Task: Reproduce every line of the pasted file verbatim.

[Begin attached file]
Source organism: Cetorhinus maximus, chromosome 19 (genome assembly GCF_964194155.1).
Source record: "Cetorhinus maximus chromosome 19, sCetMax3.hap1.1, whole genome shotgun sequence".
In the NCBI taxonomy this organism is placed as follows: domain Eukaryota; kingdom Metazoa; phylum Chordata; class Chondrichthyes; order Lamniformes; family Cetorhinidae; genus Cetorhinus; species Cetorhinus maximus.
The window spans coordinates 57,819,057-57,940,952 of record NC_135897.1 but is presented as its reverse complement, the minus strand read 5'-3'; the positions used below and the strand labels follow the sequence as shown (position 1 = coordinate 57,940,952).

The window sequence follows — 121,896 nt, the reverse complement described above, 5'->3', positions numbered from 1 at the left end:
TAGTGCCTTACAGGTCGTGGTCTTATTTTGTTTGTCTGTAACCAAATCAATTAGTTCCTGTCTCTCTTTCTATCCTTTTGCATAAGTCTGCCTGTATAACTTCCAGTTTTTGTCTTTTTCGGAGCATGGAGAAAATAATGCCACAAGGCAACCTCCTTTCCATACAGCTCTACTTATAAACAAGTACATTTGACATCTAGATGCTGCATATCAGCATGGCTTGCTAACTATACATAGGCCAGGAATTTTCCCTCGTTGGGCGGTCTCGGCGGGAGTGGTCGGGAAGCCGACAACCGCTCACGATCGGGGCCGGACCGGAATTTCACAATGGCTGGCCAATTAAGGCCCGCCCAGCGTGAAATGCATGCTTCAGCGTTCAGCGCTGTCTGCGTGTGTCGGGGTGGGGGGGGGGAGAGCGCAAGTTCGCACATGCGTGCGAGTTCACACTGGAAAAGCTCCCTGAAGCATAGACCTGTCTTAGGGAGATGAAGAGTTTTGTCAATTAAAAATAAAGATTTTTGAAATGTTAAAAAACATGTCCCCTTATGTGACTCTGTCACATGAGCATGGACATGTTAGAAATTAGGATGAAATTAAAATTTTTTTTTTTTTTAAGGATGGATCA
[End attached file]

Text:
Source organism: Cetorhinus maximus, chromosome 19 (genome assembly GCF_964194155.1).
Source record: "Cetorhinus maximus chromosome 19, sCetMax3.hap1.1, whole genome shotgun sequence".
In the NCBI taxonomy this organism is placed as follows: domain Eukaryota; kingdom Metazoa; phylum Chordata; class Chondrichthyes; order Lamniformes; family Cetorhinidae; genus Cetorhinus; species Cetorhinus maximus.
The window spans coordinates 57,819,057-57,940,952 of record NC_135897.1 but is presented as its reverse complement, the minus strand read 5'-3'; the positions used below and the strand labels follow the sequence as shown (position 1 = coordinate 57,940,952).

The window sequence follows — 121,896 nt, the reverse complement described above, 5'->3', positions numbered from 1 at the left end:
TAGTGCCTTACAGGTCGTGGTCTTATTTTGTTTGTCTGTAACCAAATCAATTAGTTCCTGTCTCTCTTTCTATCCTTTTGCATAAGTCTGCCTGTATAACTTCCAGTTTTTGTCTTTTTCGGAGCATGGAGAAAATAATGCCACAAGGCAACCTCCTTTCCATACAGCTCTACTTATAAACAAGTACATTTGACATCTAGATGCTGCATATCAGCATGGCTTGCTAACTATACATAGGCCAGGAATTTTCCCTCGTTGGGCGGTCTCGGCGGGAGTGGTCGGGAAGCCGACAACCGCTCACGATCGGGGCCGGACCGGAATTTCACAATGGCTGGCCAATTAAGGCCCGCCCAGCGTGAAATGCATGCTTCAGCGTTCAGCGCTGTCTGCGTGTGTCGGGGTGGGGGGGGGGAGAGCGCAAGTTCGCACATGCGTGCGAGTTCACACTGGAAAAGCTCCCTGAAGCATAGACCTGTCTTAGGGAGATGAAGAGTTTTGTCAATTAAAAATAAAGATTTTTGAAATGTTAAAAAACATGTCCCCTTATGTGACTCTGTCACATGAGCATGGACATGTTAGAAATTAGGATGAAATTAAAATTTTTTTTTTTTTTAAGGATGGATCA